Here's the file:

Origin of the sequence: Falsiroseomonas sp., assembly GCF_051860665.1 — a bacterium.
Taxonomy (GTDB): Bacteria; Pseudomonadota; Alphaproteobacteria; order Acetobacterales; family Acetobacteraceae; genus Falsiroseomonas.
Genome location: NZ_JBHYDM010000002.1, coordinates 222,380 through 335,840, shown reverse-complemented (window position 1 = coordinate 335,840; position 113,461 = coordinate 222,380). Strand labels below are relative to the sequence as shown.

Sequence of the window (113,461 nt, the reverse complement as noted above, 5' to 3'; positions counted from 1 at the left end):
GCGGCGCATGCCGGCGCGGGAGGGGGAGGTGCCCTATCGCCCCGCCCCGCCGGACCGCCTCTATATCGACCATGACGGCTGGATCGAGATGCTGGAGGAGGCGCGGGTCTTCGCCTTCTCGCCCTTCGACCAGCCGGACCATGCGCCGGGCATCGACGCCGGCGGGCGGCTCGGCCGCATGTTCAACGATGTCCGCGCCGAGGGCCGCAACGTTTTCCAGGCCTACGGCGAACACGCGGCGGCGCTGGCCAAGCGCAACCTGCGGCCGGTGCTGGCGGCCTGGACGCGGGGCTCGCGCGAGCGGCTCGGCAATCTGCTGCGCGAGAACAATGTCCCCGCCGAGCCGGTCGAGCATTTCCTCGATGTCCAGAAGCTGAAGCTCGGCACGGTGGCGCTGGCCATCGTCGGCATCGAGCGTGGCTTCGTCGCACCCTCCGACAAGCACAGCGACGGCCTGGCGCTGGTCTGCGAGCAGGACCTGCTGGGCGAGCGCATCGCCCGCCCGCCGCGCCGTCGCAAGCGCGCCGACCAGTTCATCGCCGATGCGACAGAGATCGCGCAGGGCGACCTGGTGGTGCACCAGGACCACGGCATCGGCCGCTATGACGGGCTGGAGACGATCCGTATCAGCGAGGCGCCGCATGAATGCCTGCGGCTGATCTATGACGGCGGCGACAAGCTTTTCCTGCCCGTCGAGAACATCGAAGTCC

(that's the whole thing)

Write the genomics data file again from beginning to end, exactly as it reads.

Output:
Origin of the sequence: Falsiroseomonas sp., assembly GCF_051860665.1 — a bacterium.
Taxonomy (GTDB): Bacteria; Pseudomonadota; Alphaproteobacteria; order Acetobacterales; family Acetobacteraceae; genus Falsiroseomonas.
Genome location: NZ_JBHYDM010000002.1, coordinates 222,380 through 335,840, shown reverse-complemented (window position 1 = coordinate 335,840; position 113,461 = coordinate 222,380). Strand labels below are relative to the sequence as shown.

Sequence of the window (113,461 nt, the reverse complement as noted above, 5' to 3'; positions counted from 1 at the left end):
GCGGCGCATGCCGGCGCGGGAGGGGGAGGTGCCCTATCGCCCCGCCCCGCCGGACCGCCTCTATATCGACCATGACGGCTGGATCGAGATGCTGGAGGAGGCGCGGGTCTTCGCCTTCTCGCCCTTCGACCAGCCGGACCATGCGCCGGGCATCGACGCCGGCGGGCGGCTCGGCCGCATGTTCAACGATGTCCGCGCCGAGGGCCGCAACGTTTTCCAGGCCTACGGCGAACACGCGGCGGCGCTGGCCAAGCGCAACCTGCGGCCGGTGCTGGCGGCCTGGACGCGGGGCTCGCGCGAGCGGCTCGGCAATCTGCTGCGCGAGAACAATGTCCCCGCCGAGCCGGTCGAGCATTTCCTCGATGTCCAGAAGCTGAAGCTCGGCACGGTGGCGCTGGCCATCGTCGGCATCGAGCGTGGCTTCGTCGCACCCTCCGACAAGCACAGCGACGGCCTGGCGCTGGTCTGCGAGCAGGACCTGCTGGGCGAGCGCATCGCCCGCCCGCCGCGCCGTCGCAAGCGCGCCGACCAGTTCATCGCCGATGCGACAGAGATCGCGCAGGGCGACCTGGTGGTGCACCAGGACCACGGCATCGGCCGCTATGACGGGCTGGAGACGATCCGTATCAGCGAGGCGCCGCATGAATGCCTGCGGCTGATCTATGACGGCGGCGACAAGCTTTTCCTGCCCGTCGAGAACATCGAAGTCC